Cameras

Canon 650D: This Is How You Actually Bring Powerful HD Video To The Masses

Canon’s budget-friendly digital Rebels have been one step ahead of the DSLR competition for years. The Rebel’s latest incarnation, the Canon EOS Rebel T4i, known locally as the Canon 650D, builds on that tradition with innovations you won’t find on even the most expensive DSLRs: It brings touchscreen controls and new beginner-friendly video features. Sounds great, but it’ll cost you.

For the money, last year’s 600D is a fabulous camera. It’s a popular shooter, but compared to the T2i that came out in 2010, it didn’t bring a whole lot of new features to the table. Sure, it has a swivel screen borrowed from the more expensive 60D, which makes shooting video easier. But other than that, there isn’t any other real reason to splurge on the 650D when you can find T2is for cheap.

On paper the 60D’s upgrades make it worth your extra dollar: A gorgeous new touchscreen, continuous autofocus in video mode, on-board stereo microphones, and improved photos thanks to a new image processor.

From the point of view of usability the 650D’s capacitive glass touchscreen is a major boon to beginners who are used to smartphones. One of the drawbacks of relatively compact bodies on cheaper DSLRs is that you just can’t stuff that many buttons onto them, which means that many adjustments are buried behind menus. The touchscreen liberates you from confusing button navigation, allowing you to reach out and point to many of the adjustments you want to make.

Powerful autofocus for video is an overdue feature for the beginner Rebel line. You see, for regular people the mere ability to shoot great video doesn’t mean much. Until now, the DSLR has been a clunky video camera for beginners. Professionals and enthusiasts have been getting excellent results from DSLRs for years, but these shooters rely on manual focus to get their shots. If you’re at a birthday party, you want to move the camera from your kid to the cake to the presents and have the shot snap instantly into focus without touching buttons or the lens. That’s the promise of the 650D’s new Movie Servo AF setting. Canon’s accomplished a tricky technical feat that requires a revamped superfast AF sensor system, but here’s what you need to know: Shooting HD video with the 650D is as close as a DSLR has come to using an easy camcorder.

With continuous autofocus in mind, Canon’s got a new line of “STM” (stepping motor) lenses, which are specifically designed for shooting video with the camera’s Movie Servo AF mode. They’re precisely tuned to the 650D’s AF so that they’re fast and precise, and they’re designed to be silent. The result is that your video’s not marred by annoyingly slow focus or the sound of an AF motor. (Canon’s also got a new 40mm pancake lens pictured throughout this post, which turns your DSLR into a slim package great for street photographers.)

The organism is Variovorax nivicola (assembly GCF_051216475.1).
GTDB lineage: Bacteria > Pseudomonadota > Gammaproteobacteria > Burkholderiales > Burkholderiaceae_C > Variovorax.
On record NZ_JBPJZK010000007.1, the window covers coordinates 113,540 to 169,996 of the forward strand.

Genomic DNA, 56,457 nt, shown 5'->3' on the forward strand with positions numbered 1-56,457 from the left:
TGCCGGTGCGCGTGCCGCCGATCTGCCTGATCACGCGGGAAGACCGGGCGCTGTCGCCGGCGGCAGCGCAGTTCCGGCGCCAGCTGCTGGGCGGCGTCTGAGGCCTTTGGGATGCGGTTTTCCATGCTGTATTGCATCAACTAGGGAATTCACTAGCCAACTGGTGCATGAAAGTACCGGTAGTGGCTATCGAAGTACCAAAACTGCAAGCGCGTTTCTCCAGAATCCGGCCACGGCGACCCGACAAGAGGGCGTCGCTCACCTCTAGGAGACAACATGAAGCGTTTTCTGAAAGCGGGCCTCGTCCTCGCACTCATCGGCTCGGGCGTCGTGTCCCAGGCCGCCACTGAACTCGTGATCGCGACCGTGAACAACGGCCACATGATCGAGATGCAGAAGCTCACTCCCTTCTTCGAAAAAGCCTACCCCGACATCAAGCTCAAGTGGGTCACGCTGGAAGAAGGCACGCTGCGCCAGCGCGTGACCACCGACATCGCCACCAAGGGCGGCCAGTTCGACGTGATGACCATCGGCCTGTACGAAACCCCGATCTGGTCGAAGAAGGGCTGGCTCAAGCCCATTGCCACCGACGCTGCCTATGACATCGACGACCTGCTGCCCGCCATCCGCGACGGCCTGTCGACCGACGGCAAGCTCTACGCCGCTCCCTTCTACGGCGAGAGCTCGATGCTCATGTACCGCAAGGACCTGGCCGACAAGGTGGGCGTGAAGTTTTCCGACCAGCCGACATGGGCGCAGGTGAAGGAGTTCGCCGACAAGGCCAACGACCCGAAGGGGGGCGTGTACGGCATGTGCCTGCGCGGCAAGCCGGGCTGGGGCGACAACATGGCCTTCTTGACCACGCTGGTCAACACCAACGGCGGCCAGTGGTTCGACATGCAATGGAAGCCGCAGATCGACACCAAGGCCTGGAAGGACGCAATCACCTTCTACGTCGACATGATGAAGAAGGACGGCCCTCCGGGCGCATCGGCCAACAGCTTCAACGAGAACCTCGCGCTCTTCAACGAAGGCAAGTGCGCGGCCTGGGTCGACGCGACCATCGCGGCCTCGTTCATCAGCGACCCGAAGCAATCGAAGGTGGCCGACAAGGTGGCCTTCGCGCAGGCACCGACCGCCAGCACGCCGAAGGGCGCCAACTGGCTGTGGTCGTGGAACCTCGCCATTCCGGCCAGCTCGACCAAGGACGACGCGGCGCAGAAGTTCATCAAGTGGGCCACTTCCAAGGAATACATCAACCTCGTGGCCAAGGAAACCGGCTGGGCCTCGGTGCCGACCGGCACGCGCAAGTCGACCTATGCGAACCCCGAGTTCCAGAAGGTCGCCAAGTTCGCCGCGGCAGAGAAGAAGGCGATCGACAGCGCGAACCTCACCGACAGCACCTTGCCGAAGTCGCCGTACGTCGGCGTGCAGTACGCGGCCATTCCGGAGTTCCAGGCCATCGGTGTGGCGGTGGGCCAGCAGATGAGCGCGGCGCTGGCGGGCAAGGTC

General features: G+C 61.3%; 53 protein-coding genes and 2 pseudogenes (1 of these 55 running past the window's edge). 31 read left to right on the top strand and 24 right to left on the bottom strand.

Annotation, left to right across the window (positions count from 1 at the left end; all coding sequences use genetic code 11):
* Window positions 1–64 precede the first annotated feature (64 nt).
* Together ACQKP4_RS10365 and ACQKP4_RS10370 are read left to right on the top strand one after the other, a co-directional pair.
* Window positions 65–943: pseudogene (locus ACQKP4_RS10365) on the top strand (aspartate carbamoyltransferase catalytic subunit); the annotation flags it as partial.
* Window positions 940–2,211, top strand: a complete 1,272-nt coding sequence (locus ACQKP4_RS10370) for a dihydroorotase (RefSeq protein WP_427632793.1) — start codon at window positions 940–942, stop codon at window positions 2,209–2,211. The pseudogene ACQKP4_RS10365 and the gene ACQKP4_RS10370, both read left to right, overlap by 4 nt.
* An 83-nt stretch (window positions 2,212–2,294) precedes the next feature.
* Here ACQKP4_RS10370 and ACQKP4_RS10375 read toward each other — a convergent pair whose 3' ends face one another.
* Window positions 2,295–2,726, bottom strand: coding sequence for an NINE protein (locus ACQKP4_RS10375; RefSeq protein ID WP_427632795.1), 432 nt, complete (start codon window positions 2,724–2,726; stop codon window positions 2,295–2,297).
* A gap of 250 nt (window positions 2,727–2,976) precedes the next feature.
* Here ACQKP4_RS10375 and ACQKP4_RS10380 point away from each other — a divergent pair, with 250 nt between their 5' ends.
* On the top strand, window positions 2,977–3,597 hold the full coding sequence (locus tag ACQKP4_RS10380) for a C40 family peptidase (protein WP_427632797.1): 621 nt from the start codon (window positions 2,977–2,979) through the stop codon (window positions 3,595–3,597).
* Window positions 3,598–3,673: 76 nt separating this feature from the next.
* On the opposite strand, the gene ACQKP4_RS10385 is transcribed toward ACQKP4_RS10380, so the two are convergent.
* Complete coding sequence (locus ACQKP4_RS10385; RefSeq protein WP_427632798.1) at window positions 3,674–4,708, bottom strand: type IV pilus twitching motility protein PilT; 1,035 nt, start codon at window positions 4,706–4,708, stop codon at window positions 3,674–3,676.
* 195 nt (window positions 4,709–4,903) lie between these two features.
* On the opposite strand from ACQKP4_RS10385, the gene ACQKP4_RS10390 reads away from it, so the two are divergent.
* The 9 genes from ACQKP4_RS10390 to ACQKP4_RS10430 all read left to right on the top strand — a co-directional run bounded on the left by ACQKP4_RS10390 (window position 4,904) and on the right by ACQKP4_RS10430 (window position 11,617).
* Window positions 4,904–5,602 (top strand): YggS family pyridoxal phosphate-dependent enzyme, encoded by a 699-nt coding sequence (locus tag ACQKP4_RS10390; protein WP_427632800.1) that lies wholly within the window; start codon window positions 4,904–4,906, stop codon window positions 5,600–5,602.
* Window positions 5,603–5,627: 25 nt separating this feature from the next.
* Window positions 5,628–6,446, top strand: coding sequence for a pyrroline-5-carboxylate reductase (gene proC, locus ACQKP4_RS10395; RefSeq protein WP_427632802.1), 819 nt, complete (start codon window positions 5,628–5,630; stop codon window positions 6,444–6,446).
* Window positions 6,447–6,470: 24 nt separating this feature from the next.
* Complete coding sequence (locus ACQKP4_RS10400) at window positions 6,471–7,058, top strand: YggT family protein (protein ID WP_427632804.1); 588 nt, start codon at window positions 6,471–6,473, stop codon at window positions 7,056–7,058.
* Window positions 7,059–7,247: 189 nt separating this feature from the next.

While we’re on the topic of sound, the T4i upgrades the T3i’s mono mic to a built-in stereo mic setup. Want more? An external mic jack is still there.

As for the camera’s guts, the T4i gets the incremental bump you’d expect. The camera still sports an 18-megapixel, APS-C sensor, but the sensor’s technology has been ramped up so that the camera can shoot at up to ISO 12,800 compared to ISO 6400 on the T3i. That means you’ll get better photos in the dark of night or in situations like sports games where you want to be able to freeze fast-moving action. The HD video recording quality is unchanged: 1080p at 24 or 30fps, 720p at 50 and 60 fps.

As we’d expect, the 650D is powered by the Digic 5 image processor that Canon introduced last year. You’ll instantly notice that the 650D can now shoot at up to 5 frames per second compared to 3.7 on the T3i. The new processor also improves the camera’s automatic white balance and high-ISO noise-reduction in certain settings.

Bottom line: Taking better photos should be easier than ever. The colour in your photos will look more like what your eyes see and photos will be less grainy when you shoot in a dark bar.

The camera will go on sale at the end of June in four different configurations: body-only, single lens kit (including the EF-S 18-55mm f/3.5-5.6 IS II lens), the Twin IS lens kit (including the EF-S 18-55mm f/3.5-5.6 IS II and the EF-S 55-250mm f/4-5.6 IS II lenses) and the super kit (including the EF-S 18-135mm f/3.5-5.6 IS STM lens).

As far as pricing is concerned, Canon Australia won’t name a recommended retail price, rather it’s continuing to let dealers set the price point.

Overall, the Canon EOS Rebel 650D is a very exciting upgrade. We’ll find out how exciting it is in practise when at the end of June. [Canon Australia]

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